Asheville – At their last work session, the Buncombe County Commissioners heard several reports about the extraordinary actions the county is taking in response to these extraordinary times. The first presentation was an update on COVID-19 numbers, and yes, Phase 3 has returned them to levels unseen since July. The presentation was rather lengthy, but since the COVID-19 story develops too rapidly for updates to make sense in a weekly report, it is best to move along to the next item.
Strategic Partnerships Director Rachael Nygaard followed with an accounting of COVID-19 relief funds received and spent to date. The State of North Carolina received a total of $300 million in CARES Act funding, of which Buncombe County received $9,568,844 in two rounds. After taking stock of various needs, the county kept 69% for its relief activities and passed 25% to its municipal governments and the remaining 6% to its 19 nonprofit fire districts.
Examples of how funds have been used to date include launching testing sites, setting up quarantines, sanitizing, communicating updates for compliance and personal safety, acquiring PPE, reconfiguring public interfaces, transitioning to telecommuting, providing housing assistance and compliant crisis sheltering, and delivering food. Priorities for the unspent portion include assistance with utility bills, measures for preventing eviction, internet for pre-K and K-12 students learning from home, and childcare for families earning up to 300% of the poverty level.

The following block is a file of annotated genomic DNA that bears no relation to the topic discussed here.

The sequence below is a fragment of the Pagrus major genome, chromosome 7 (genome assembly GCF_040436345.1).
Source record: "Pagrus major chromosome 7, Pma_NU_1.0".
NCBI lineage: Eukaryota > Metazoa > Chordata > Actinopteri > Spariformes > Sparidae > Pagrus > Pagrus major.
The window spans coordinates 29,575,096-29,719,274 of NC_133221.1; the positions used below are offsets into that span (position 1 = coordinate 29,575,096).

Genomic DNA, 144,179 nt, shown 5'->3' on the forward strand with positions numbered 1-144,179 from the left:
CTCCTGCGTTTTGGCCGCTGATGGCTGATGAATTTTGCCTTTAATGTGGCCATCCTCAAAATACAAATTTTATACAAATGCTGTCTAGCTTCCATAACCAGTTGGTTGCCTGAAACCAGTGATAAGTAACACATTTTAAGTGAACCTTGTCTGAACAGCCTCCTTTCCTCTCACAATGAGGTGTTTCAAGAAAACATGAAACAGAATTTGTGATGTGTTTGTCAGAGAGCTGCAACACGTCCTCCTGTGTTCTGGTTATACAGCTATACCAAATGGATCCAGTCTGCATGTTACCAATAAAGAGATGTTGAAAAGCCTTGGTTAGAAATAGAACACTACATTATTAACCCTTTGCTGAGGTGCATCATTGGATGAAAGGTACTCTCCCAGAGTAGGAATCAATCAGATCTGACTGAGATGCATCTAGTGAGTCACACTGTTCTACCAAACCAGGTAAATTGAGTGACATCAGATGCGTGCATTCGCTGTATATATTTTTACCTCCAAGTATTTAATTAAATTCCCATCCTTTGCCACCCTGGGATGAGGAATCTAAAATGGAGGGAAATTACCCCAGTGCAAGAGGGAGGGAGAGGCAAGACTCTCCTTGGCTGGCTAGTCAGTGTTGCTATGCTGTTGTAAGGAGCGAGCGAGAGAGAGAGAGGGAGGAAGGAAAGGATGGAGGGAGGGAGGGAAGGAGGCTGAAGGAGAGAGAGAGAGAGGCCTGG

In addition to CARES Act funds, the county received another $5,430,868 from a variety of private and public funds, which went to the libraries, the sheriff’s department, and Election Services, Emergency Services, Health and Human Services, and Planning. Staff is also pursuing about another $900,000 through applications for Community Development Block Grants and FEMA reimbursement.